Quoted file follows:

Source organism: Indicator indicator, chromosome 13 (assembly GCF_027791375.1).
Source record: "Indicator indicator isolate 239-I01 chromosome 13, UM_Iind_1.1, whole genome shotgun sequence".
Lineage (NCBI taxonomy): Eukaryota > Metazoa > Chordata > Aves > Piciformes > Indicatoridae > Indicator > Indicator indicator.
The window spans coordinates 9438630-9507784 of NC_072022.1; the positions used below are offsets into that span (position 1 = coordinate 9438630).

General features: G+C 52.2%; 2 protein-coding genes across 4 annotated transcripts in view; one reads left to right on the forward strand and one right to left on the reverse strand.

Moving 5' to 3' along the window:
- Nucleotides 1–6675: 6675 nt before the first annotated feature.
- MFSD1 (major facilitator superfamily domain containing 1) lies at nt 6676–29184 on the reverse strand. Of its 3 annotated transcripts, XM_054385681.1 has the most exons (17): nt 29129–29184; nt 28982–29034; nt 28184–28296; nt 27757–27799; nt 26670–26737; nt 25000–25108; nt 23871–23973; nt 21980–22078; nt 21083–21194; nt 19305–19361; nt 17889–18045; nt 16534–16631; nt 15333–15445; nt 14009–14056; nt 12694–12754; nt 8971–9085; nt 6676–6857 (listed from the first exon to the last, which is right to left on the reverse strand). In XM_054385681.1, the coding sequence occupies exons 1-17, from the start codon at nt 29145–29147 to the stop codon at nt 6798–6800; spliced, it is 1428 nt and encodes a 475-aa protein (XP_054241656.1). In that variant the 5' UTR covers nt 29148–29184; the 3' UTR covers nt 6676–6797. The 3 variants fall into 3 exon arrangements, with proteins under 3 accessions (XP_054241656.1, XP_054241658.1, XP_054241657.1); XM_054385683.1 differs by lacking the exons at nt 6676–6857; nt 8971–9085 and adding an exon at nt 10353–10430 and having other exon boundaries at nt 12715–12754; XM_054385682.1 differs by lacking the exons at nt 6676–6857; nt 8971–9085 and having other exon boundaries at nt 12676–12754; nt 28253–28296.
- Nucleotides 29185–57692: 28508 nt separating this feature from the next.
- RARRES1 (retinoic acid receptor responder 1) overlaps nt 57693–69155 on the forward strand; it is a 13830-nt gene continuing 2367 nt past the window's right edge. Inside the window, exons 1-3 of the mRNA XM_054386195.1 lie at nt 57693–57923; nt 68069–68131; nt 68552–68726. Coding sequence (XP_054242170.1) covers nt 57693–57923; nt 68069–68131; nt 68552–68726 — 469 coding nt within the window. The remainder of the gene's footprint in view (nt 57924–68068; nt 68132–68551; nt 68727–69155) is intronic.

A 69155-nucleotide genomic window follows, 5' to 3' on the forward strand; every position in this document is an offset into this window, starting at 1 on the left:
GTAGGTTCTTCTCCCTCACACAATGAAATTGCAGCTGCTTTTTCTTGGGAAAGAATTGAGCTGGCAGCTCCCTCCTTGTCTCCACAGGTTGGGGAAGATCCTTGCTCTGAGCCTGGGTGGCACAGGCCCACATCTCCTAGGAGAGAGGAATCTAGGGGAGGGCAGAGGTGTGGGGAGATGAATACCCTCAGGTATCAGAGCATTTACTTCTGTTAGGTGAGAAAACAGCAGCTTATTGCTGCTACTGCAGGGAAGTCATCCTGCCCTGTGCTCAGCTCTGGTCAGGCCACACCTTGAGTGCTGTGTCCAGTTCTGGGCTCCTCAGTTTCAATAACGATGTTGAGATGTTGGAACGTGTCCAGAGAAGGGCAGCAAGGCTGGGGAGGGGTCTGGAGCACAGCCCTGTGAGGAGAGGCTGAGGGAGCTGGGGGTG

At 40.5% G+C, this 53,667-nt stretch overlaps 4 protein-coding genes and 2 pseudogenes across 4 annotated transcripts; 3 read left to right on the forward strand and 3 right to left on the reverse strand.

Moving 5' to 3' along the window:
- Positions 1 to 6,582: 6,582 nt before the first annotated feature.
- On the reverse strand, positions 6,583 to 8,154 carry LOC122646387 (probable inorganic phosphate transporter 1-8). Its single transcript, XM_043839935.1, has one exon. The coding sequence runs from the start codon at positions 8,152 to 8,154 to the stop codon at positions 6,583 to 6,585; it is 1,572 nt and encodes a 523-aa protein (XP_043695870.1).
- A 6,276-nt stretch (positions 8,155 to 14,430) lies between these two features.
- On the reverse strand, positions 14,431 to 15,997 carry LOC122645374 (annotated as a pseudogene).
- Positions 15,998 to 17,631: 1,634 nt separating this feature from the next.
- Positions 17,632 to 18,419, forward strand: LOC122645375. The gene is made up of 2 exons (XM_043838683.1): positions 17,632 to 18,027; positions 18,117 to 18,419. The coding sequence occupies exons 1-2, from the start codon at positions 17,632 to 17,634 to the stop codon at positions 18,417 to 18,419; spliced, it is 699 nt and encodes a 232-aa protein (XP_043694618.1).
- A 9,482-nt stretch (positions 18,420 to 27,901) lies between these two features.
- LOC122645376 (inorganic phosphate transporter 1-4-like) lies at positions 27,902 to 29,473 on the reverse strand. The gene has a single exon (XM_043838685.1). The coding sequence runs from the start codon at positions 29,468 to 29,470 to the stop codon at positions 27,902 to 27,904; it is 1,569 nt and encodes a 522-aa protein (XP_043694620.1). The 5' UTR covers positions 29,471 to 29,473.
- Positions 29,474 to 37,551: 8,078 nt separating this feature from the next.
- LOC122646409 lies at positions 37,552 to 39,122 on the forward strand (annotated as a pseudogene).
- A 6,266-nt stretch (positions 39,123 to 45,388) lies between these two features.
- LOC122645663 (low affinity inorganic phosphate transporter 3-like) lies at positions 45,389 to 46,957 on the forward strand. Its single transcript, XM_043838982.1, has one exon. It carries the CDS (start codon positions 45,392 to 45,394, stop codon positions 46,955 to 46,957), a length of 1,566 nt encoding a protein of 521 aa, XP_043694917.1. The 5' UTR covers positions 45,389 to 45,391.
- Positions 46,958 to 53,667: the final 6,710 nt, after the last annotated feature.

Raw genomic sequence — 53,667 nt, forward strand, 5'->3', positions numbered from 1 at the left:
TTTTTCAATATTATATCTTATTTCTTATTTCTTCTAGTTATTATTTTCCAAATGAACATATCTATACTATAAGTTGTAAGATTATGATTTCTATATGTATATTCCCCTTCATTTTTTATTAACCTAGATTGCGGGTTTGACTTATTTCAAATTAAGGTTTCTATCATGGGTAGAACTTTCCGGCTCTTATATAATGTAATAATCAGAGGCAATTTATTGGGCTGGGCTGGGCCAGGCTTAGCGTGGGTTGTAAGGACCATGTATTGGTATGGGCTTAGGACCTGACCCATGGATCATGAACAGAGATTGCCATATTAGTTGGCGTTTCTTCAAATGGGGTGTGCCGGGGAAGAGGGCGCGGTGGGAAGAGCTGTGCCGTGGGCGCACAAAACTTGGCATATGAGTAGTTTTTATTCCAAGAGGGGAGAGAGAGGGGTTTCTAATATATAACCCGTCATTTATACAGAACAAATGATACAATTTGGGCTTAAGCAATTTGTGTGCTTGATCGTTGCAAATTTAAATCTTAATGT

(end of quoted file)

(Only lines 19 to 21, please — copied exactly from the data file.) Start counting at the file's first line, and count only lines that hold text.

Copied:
- Positions 15,998 to 17,631: 1,634 nt separating this feature from the next.
- Positions 17,632 to 18,419, forward strand: LOC122645375. The gene is made up of 2 exons (XM_043838683.1): positions 17,632 to 18,027; positions 18,117 to 18,419. The coding sequence occupies exons 1-2, from the start codon at positions 17,632 to 17,634 to the stop codon at positions 18,417 to 18,419; spliced, it is 699 nt and encodes a 232-aa protein (XP_043694618.1).
- A 9,482-nt stretch (positions 18,420 to 27,901) lies between these two features.